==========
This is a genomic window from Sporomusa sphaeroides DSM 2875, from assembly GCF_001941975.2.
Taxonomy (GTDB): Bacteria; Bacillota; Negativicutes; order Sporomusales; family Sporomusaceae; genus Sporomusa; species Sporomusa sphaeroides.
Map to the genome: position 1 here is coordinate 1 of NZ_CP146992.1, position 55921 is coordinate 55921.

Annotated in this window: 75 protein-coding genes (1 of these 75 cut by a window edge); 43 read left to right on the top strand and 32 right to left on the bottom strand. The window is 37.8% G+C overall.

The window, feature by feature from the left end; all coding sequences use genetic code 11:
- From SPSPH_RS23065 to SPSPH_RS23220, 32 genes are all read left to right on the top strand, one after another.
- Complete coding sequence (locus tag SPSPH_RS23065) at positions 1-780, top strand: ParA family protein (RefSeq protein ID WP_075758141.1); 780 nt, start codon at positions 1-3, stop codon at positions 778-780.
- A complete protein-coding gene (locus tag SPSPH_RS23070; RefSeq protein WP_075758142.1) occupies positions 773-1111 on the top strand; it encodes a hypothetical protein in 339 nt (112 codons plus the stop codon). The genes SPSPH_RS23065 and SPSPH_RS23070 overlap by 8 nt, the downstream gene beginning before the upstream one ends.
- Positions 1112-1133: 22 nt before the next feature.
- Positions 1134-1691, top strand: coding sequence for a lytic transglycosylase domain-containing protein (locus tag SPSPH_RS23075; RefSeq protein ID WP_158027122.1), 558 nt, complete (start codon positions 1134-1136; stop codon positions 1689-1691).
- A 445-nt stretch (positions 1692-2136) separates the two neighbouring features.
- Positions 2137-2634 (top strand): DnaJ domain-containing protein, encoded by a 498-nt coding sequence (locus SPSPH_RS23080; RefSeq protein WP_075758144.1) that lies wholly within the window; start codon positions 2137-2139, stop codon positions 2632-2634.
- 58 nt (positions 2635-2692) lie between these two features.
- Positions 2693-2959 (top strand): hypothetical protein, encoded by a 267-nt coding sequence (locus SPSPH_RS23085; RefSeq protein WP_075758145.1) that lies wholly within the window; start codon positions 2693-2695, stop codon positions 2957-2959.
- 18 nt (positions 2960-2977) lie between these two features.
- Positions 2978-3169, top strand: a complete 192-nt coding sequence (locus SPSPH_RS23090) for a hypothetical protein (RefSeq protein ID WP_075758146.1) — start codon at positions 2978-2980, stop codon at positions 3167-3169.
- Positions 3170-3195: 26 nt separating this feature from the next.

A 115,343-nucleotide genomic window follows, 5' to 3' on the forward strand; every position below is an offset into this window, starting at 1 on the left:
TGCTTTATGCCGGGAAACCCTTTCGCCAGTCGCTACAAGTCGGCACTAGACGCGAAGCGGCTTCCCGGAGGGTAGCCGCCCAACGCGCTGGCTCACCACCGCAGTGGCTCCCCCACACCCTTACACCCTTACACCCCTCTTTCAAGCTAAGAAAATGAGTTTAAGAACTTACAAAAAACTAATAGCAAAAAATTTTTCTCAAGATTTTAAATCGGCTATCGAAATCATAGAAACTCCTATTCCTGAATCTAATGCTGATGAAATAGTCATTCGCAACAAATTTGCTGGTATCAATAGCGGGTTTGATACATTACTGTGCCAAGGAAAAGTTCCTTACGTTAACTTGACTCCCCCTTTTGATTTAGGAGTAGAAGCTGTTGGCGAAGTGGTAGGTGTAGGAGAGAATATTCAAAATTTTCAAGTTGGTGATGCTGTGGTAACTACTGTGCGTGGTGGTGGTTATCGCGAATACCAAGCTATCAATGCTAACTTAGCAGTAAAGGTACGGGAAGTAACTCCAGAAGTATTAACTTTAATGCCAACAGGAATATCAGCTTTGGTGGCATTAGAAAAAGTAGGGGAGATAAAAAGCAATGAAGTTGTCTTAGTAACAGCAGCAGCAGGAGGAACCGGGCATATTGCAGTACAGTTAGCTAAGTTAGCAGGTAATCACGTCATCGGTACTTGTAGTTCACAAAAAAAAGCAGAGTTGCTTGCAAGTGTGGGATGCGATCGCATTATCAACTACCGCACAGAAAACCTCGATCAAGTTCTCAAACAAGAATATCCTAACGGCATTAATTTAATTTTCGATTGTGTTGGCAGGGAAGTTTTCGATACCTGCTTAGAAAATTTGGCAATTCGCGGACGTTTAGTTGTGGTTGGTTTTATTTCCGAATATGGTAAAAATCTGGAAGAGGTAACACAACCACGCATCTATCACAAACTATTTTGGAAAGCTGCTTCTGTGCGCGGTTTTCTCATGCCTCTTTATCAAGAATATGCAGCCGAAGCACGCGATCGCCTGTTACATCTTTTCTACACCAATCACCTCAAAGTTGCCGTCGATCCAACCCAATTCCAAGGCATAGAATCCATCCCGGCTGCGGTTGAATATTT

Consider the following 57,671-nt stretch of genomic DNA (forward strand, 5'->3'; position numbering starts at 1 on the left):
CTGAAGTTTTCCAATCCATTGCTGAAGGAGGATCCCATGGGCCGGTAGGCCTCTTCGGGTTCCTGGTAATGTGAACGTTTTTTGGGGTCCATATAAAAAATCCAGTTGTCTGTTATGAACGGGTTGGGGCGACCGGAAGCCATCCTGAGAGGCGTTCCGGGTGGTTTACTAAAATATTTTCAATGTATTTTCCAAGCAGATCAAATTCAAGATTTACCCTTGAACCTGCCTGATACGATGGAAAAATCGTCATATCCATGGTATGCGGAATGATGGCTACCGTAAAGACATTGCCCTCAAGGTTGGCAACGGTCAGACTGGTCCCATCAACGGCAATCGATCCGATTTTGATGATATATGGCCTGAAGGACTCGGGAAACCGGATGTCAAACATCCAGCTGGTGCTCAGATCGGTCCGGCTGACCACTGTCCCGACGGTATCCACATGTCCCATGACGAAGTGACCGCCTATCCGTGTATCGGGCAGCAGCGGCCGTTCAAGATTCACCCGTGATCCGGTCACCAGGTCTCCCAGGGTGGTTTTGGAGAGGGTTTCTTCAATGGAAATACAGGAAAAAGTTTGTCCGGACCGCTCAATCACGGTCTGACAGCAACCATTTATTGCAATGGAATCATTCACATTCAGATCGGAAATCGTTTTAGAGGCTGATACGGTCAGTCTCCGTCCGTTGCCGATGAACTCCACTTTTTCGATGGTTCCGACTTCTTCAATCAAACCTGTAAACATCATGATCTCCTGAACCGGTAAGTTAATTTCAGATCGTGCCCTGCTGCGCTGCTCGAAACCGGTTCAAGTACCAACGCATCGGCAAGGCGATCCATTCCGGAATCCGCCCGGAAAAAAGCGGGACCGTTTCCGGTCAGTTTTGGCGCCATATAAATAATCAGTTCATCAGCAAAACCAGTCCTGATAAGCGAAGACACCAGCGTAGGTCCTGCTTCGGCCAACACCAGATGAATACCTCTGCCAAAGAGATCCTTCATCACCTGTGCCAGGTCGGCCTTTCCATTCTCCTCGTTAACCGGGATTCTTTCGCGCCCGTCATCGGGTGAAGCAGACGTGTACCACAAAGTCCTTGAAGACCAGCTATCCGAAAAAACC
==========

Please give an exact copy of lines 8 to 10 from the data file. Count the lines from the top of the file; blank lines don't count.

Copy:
- A complete protein-coding gene (locus tag SPSPH_RS23070; RefSeq protein WP_075758142.1) occupies positions 773-1111 on the top strand; it encodes a hypothetical protein in 339 nt (112 codons plus the stop codon). The genes SPSPH_RS23065 and SPSPH_RS23070 overlap by 8 nt, the downstream gene beginning before the upstream one ends.
- Positions 1112-1133: 22 nt before the next feature.
- Positions 1134-1691, top strand: coding sequence for a lytic transglycosylase domain-containing protein (locus tag SPSPH_RS23075; RefSeq protein ID WP_158027122.1), 558 nt, complete (start codon positions 1134-1136; stop codon positions 1689-1691).